Come and Take It

"You may all go to hell, and I will go to Texas."

Archive for the tag “heller”

The above is my re-post of a TWG re-post of an excellent 2nd Amendment apology by Forbes blogger Lawrence Hunter. Hunter’s article is one of the most cogent defenses of the true purpose of the 2nd Amendment that I have ever seen.

THE WAKING GIANT

billofrightsandbullets

 

Source: http://www.forbes.com/sites/lawrencehunter/2012/12/28/gun-control-tramples-on-the-certain-virtues-of-a-heavily-armed-citizenry/

It is time the critics of the Second Amendment put up and repeal it, or shut up about violating it. Their efforts to disarm and short-arm Americans violate the U.S. Constitution in Merriam Webster’s first sense of the term—to “disregard” it.

Hard cases make bad law, which is why they are reserved for the Constitution, not left to the caprice of legislatures, the sophistry and casuistry of judges or the despotic rule making of the chief executive and his bureaucracy. And make no mistake, guns pose one of the hardest cases a free people confronts in the 21st century, a test of whether that people cherishes liberty above tyranny, values individual sovereignty above dependency on the state, and whether they dare any longer to live free.

A people cannot simultaneously live free and be bound to any human master or man-made institution, especially to politicians, judges, bureaucrats…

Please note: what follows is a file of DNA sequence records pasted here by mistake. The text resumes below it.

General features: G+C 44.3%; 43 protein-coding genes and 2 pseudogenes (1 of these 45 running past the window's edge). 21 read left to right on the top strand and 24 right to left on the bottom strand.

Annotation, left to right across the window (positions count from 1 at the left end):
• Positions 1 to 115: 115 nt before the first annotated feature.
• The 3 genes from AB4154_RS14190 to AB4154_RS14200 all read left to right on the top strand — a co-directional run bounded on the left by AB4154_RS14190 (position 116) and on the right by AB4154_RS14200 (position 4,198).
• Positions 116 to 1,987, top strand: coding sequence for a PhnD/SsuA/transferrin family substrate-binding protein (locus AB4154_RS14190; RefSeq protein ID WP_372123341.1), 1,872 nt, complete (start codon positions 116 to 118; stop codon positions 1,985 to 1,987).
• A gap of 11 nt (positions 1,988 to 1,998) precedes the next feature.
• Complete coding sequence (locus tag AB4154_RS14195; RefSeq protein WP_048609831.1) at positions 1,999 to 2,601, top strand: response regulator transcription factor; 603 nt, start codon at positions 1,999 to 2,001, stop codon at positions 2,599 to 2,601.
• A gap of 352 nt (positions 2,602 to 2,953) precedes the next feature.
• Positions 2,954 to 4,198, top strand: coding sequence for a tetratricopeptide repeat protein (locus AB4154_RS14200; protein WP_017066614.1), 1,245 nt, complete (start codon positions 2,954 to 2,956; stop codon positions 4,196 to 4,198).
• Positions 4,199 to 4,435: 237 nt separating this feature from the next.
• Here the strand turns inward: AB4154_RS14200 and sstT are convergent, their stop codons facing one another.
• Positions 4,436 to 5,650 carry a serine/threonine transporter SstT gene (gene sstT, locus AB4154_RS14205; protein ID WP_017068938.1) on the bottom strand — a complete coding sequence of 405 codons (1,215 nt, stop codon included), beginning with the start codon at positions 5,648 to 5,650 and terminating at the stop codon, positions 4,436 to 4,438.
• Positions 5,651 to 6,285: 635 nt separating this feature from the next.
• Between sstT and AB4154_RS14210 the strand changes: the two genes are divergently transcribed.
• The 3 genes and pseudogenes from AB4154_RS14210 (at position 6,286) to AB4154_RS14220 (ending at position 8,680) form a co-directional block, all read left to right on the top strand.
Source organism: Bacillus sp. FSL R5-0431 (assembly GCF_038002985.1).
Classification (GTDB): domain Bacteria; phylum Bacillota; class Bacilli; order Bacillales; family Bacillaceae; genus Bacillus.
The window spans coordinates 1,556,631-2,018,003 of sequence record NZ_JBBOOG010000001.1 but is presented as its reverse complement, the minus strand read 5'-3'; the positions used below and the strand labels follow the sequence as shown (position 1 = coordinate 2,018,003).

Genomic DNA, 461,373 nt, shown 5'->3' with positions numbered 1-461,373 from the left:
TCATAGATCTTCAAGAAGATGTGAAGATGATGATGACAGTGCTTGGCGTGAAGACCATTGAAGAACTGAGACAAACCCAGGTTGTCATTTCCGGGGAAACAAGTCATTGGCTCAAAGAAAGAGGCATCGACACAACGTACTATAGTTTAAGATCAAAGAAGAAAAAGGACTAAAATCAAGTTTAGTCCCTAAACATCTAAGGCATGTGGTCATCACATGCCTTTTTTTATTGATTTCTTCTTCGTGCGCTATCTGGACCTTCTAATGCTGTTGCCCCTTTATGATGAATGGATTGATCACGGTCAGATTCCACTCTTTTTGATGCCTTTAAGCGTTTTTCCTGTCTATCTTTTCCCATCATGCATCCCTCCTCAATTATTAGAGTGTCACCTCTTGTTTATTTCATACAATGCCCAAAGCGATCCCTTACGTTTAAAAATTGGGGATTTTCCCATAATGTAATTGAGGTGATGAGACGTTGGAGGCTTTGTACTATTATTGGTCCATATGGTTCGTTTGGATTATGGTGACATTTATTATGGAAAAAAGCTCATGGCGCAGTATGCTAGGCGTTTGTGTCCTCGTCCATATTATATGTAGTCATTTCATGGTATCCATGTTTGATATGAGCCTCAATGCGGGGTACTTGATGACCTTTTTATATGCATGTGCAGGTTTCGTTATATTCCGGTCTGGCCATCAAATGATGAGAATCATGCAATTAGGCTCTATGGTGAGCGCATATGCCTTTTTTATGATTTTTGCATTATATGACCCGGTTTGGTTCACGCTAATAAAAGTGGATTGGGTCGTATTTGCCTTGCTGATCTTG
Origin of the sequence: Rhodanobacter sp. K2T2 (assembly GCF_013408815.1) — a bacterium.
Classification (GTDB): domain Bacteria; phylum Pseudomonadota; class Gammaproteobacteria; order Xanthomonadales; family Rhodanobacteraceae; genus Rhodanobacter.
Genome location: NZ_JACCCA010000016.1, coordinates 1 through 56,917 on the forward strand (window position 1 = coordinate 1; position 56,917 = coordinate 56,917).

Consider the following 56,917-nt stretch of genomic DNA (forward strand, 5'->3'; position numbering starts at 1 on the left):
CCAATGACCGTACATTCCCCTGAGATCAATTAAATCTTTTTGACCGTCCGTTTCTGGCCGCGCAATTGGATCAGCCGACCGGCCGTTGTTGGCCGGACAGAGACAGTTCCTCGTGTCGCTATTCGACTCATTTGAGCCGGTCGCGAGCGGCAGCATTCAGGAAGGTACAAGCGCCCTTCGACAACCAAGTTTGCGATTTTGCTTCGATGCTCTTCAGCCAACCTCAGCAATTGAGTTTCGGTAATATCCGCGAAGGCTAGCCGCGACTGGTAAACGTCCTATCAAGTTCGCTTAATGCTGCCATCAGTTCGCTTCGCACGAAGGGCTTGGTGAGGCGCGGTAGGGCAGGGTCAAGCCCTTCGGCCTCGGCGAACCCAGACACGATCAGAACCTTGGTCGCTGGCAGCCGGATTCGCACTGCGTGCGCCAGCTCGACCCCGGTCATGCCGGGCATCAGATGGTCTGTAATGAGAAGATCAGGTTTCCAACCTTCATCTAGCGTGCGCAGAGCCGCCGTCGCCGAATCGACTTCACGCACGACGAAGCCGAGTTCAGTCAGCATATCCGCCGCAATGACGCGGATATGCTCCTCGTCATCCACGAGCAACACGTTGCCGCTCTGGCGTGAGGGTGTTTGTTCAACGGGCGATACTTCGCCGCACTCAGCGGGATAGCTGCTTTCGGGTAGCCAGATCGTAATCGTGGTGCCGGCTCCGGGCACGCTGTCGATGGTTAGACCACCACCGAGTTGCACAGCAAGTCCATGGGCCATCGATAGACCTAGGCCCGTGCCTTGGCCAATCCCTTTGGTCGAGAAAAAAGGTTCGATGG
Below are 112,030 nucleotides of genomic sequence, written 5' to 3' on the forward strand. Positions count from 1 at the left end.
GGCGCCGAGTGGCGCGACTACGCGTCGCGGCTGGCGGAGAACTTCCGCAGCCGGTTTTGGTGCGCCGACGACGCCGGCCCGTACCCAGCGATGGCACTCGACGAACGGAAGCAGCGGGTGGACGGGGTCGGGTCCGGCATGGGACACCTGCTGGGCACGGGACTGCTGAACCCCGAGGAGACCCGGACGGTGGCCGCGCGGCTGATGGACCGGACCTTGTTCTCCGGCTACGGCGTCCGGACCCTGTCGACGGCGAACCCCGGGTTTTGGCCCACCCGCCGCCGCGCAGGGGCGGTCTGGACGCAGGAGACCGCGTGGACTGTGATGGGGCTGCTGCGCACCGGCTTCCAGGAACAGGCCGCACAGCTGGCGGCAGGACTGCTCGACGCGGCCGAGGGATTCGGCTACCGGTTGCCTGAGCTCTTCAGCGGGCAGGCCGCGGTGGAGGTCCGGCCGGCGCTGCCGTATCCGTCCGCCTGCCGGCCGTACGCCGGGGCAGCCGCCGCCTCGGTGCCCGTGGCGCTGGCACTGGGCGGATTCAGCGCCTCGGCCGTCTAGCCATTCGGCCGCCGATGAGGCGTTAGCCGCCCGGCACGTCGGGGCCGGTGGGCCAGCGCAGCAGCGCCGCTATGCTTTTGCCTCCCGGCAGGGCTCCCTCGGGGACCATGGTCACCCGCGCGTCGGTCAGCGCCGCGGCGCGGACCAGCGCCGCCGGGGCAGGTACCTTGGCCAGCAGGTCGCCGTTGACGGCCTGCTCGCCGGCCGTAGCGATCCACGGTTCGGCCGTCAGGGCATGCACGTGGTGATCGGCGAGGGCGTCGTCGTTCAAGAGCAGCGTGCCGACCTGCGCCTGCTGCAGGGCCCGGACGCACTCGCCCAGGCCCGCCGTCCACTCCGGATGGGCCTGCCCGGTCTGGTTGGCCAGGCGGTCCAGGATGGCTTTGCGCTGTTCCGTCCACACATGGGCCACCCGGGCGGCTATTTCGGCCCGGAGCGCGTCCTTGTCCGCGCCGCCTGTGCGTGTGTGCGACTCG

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Illinoisans in the State of Nature

The U.S. Seventh Circuit Court of Appeals today struck down Illinois’ blanket ban on firearms carry for self defense outside the home. Read the decision here. As did Justice Scalia in District of Columbia v. Heller, Circuit Judge Richard Posner relied primarily on an historical analysis of prior law (going back to English Common Law) to support the Court’s decision. While historical analysis is certainly a valid approach to understanding and interpreting the Second Amendment, a larger moral argument can and should be made.

The Declaration of Independence informs us that we humans institute governments to secure our basic, unalienable rights. But what does that mean, really? At what point are you justified in the use of force against another, even to the point of taking another’s life, to protect your own life, and secure your own rights? The answer can be found by examining ourselves as we existed in the “state of nature,” before the advent of organized, formal government.

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